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Les traductions pour les articles avant l’automne 2013 ne sont pas disponibles pour le moment.

Shawn Marino is new to music publishing but he’s no stranger to the Canadian music scene. The new Vice-President of Universal Music Publishing Group (UMPG) Canada, Marino has spent his career on the label side of the business: he started as an intern with Polygram Records, then secured an entry-level gig as a publicity assistant upon graduation from York University in 1994. He worked his way into A&R (Artists & Repertoire, the department which signs and develops artists) following the merger of Polygram Records with Universal Music in ’99.

It should come as no surprise then that A&R  is a cornerstone of Marino’s strategy as he takes the reins of UMPG Canada. “I’ve been working on a way to creatively integrate the two departments (A&R and publishing),” he says.

“There’s a lot of commonality in the two rosters and we want to make sure that both sides are nurtured. I took over officially in January 2011 and since then we’ve restructured the A&R department on the record side, with a goal to being more of a full-service company for our artists and writers. A&R and publishing are now in the same physical area, so when artists and writers come in everybody gets to know each other. If an A&R guy is working on a record and needs a song, he needs to know who our writers are.”

The integration theme continues on the synchronization (« synch ») licensing side for film and television, with a merging of master licensing (of the recording,  handled by Catherine Jones) and copyright licensing (of the song, handled by Diane Lametti). “We’re much more of a one-stop-shop now,” says Marino, “at least in instances where we control both the master and the publishing.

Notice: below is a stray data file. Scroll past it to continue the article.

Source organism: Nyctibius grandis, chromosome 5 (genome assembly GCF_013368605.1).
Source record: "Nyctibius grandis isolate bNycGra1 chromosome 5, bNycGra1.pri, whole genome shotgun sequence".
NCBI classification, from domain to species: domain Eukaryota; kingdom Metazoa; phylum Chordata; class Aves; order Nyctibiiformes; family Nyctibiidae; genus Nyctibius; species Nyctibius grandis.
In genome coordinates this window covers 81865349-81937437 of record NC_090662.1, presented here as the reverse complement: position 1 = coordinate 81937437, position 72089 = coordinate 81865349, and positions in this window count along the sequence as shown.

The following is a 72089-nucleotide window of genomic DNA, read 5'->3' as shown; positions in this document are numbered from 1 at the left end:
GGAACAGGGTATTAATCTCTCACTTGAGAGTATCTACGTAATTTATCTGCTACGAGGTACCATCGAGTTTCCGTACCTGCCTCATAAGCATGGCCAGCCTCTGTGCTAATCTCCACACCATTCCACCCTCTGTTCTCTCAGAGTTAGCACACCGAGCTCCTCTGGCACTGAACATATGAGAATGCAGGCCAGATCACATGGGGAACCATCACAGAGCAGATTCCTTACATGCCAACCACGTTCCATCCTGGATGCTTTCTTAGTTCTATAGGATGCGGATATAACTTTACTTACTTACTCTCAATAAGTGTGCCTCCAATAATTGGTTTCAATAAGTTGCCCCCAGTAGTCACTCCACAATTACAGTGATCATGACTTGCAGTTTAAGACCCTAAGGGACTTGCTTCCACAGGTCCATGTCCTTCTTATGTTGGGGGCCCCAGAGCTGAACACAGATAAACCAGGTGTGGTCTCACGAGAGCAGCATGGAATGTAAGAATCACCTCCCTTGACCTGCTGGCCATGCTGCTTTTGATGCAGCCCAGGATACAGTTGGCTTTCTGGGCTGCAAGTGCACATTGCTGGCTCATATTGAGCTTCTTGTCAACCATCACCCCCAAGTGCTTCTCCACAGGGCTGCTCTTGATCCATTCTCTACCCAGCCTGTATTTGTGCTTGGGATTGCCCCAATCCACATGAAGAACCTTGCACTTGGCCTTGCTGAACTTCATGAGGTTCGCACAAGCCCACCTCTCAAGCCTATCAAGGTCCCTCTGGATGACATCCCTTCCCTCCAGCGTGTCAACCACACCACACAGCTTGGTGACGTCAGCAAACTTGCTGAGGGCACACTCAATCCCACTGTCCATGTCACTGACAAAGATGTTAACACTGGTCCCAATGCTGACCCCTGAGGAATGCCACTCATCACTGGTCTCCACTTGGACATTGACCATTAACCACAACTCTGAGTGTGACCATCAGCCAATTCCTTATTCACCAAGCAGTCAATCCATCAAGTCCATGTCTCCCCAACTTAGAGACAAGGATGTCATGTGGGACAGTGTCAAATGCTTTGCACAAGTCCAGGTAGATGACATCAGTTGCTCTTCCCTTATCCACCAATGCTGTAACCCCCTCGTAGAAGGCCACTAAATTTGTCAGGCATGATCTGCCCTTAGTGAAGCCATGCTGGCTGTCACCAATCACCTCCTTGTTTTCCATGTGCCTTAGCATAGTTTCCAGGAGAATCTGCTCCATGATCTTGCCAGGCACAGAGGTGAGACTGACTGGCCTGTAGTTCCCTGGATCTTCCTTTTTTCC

“We also want to be able to show potential signings that the Toronto office of UMPG is an integrated company with UMPG worldwide, and if they sign with us they have the full benefit of the entire group. We want to show them the advantages of our merged synch department and our tightness with the A&R side.”

Marino admits there’s been a slight learning curve when it comes to the nuances of music publishing, but he arrived better versed in copyright than many of his label cohorts. “I have the luxury of having been here for a long time and having known and worked with all the great people who have come and gone,” he says, citing John Redmond, Allan Reid, Linda Bush, J.P. Pineiro, Jodie Ferneyhough and Chris Corless as valuable resources from whom he learned.

Since assuming his new role, Marino has joined the boards of the Canadian Music Publishers Association (CMPA) and the Canadian Musical Reproduction Rights Agency (CMRRA). Not that he has any empty hours to fill  –  the current year includes new releases from UMPG Canada writer/artists Hedley, Stephan Moccio, Jann Arden and Sam Roberts, among others. “It’s going to be a busy one,” he predicts.